See if you can guess which presidential candidate said the following: "The unfettered laissez-faire concept of Adam Smith led to the free-booting robber barons of the nineteenth century. The story of the Rockefellers and the Vanderbilts, and other monopolistic capitalists, who built up the industrial base of our nation, but who did so at the expense of their competitors, is not a pretty one."
No, it wasn't Jesse Jackson, who has a better style if not a better knowledge of basic economics. But it had to be a Democrat, you say, perhaps Paul Simon, or possibly Richard Gephardt.
In fact, the author claims to be a Republican. All right, here's another clue. The same guy also said: "In the book of Revelation, there is a discussion of an individual who will become a world dictator.…This individual is called the 'living creature,' or 'the beast.' The Bible tells us he has a number: 666…Revelations says that, when he comes onto the scene, he will have such dominance that no one can buy or sell without taking his mark, either on the forehead…or on the hand."
If you guessed our mystery man is Pat Robertson, televangelist turned presidential contender, you win the prize. Both quotes are from his serio-comic masterpiece, Answers to 200 of Life's Most Probing Questions. The book is a long self-interview, wherein Pat asks himself the questions none of the journalists will. The answers are revealing, as are some of the questions.
In between "What do you think of long hair in a man?" and "Is cremation right or wrong?" the harmless banality suddenly takes a bizarre turn: "Are credit cards associated with the mark of the Beast?" The answer is yes.
Citing the Biblical basis for his belief, Robertson asks: "So how will that mark come to be accepted? There are a couple of possibilities. Today we have developed devices called smart cards. These are tiny credit cards that have a microchip implanted in them.…Now it would not be too difficult, technologically, to move from the smart card to a microchip implanted in the hand. This could be read by a laser-type device that would in turn be connected to a master computer. This could lead to a time when there would be no need for cash or checks: everything would be done by computer. With these developments, it becomes easy to see how the world may be controlled."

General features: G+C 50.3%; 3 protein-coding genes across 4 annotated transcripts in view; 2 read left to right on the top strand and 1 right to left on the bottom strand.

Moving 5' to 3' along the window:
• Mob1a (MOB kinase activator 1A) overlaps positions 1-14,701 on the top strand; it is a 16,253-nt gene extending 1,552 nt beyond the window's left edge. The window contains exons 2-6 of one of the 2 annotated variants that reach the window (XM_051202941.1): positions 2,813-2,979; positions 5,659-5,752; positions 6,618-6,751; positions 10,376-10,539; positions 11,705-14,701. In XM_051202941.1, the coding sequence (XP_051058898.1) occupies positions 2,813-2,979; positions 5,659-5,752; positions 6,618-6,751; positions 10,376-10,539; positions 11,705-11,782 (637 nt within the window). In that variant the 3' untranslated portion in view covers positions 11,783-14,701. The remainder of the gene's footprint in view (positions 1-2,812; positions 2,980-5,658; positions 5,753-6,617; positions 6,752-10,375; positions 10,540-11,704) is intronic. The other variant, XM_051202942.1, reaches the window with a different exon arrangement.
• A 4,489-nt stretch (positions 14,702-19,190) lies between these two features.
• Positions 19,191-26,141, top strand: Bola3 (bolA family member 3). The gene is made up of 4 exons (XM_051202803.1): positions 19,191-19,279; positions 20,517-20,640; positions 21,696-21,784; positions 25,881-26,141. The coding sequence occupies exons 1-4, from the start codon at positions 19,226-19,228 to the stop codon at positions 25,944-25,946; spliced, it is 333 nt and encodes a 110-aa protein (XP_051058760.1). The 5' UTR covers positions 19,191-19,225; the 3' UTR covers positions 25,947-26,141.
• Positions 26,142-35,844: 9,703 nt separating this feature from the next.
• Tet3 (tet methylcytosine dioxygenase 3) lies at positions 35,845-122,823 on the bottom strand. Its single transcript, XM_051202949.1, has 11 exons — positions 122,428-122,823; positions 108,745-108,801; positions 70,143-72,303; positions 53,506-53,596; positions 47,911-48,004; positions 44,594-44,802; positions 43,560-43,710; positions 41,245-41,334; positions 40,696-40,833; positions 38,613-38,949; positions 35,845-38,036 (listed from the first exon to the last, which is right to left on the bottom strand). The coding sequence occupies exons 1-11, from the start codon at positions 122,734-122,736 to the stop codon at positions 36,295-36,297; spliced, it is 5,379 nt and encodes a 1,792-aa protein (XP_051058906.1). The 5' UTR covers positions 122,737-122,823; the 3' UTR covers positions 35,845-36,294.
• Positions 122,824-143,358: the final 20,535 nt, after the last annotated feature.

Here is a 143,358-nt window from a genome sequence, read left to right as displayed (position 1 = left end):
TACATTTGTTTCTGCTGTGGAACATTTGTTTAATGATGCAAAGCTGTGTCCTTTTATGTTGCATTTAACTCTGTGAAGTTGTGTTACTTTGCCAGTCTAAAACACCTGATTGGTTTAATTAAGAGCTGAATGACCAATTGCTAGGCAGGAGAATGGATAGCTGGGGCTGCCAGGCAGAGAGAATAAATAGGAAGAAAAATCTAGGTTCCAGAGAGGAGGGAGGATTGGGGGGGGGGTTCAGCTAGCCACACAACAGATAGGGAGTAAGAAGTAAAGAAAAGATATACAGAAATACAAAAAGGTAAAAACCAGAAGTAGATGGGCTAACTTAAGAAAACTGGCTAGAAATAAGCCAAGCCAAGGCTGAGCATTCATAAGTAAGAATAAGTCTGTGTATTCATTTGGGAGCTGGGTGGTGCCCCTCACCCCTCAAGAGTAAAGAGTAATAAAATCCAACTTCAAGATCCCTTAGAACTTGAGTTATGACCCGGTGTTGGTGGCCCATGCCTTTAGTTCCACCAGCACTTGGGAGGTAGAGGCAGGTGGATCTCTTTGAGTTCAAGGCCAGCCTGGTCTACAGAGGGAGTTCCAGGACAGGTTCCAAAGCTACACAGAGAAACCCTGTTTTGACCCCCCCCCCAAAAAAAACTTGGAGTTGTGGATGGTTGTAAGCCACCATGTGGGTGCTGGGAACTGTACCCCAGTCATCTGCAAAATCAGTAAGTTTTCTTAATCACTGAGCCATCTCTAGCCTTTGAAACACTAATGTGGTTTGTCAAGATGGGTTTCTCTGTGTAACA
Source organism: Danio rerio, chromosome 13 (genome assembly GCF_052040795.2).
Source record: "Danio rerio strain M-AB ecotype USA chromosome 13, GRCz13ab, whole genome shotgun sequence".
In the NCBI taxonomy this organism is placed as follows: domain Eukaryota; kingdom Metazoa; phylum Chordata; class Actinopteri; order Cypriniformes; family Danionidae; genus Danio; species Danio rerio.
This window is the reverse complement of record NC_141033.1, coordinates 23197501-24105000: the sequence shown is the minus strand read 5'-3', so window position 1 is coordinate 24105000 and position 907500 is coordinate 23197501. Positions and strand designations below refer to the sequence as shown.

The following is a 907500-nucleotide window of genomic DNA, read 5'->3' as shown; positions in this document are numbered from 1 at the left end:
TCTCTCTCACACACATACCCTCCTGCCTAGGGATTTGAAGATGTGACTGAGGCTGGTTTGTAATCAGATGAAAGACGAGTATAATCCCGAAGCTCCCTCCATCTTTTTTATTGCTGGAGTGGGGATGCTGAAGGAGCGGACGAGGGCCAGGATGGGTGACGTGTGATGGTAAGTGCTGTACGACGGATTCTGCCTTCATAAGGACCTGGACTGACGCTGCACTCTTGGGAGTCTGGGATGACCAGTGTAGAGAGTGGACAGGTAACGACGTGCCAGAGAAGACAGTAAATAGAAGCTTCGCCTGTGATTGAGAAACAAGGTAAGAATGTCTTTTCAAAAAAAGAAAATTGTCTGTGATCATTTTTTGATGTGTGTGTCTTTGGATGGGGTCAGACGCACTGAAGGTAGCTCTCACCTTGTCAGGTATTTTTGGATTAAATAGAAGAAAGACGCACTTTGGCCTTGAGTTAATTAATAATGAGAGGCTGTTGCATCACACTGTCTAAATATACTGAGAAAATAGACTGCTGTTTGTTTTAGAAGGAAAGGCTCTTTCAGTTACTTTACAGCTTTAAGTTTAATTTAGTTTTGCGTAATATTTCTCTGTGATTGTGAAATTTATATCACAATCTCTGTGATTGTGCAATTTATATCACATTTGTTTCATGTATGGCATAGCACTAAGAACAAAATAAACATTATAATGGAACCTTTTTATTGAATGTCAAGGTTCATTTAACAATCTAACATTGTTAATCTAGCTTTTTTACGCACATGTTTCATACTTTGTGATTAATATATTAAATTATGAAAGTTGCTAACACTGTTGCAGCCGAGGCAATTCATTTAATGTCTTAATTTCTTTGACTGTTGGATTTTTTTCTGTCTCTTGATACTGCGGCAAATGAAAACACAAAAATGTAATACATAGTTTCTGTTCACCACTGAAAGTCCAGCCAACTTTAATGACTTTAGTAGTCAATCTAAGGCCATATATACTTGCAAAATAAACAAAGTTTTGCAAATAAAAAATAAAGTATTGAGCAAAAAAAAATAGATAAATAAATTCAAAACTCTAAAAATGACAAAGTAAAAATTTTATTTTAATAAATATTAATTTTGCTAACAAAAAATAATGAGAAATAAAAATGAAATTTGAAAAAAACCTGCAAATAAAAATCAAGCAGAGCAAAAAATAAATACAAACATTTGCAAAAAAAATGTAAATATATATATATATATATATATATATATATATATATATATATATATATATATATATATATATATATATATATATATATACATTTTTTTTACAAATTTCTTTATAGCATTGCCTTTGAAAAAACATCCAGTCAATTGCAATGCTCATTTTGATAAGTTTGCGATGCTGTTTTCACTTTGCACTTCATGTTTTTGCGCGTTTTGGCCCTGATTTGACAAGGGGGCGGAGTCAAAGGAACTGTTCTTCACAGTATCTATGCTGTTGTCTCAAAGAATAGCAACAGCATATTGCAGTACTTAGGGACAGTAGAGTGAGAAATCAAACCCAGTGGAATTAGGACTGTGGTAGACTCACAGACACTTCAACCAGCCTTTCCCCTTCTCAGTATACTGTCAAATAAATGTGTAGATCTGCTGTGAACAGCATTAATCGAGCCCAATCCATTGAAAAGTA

Robertson points to the expanding international web of computer-driven financial transactions to support his thesis. So the Beast is a computer network, and yet another pillar of American capitalism—the credit card—is declared unclean. It is not merely your Visa card that is an instrument of evil but the international financial matrix itself.
Robertson has some other pretty exotic economic views. To restrain "unbridled capitalism" and wipe out the national debt, he proposes a solution he says is God's as well. "And the Bible contains a solution to the problem of excess accumulation of wealth and power. It is the year of Jubilee. Under Old Testament law, every fifty years there was a cancellation of all debts. All the slaves were set free, and those who were in economic bondage also were set free. All the money was redistributed and the means of production was placed back in the hands of the original families."
The transformation of the Rev. Marion Gordon Robertson, televangelist prophet, into Pat Robertson, presidential candidate and would-be GOP power broker, is a miracle of repackaging. Masquerading as a conservative Republican, he calls for "minimal reliance on government at any level." Relinquishing his ministerial duties, he symbolically distances himself from his former incarnation as the prophet of the jubilee.
But a cursory examination of the record should quickly dispel this is illusion. The theme of the jubilee, to cite one example, pervades his written works, which have been reprinted as recently as last year. In an Iowa debate, he squirmed a bit when questioner Patricia Schroeder brought up the subject. But he nonetheless defended his views—this time as a solution to the international debt crisis.
Pat Robertson's ideology is anything but a "minimal reliance on government at every level." Rather, it is an egalitarianism so radical that not even the Sandinistas have thought of it.
It is egalitarianism of the right, however, akin to the "chicken in every pot" populism of Huey Long or the Social Justice movement of Father Coughlin, the '30s radio priest who railed against the dangers of Communism, the greed of Wall Street, and the wickedness of the Jews.
With an organization often surpassing that of George Bush and plenty of money to grease it, Robertson is bad news for those "enterprisers" attracted to the GOP's ostensible devotion to free markets. The libertarian children of the baby boom who make up a substantial portion of Republican voters and activists do not look kindly on Robertson. One can only hope the rest of the party will wake up in time.
Justin Raimondo is editor of Libertarian Agenda, published by the Libertarian Republican Organizing Committee.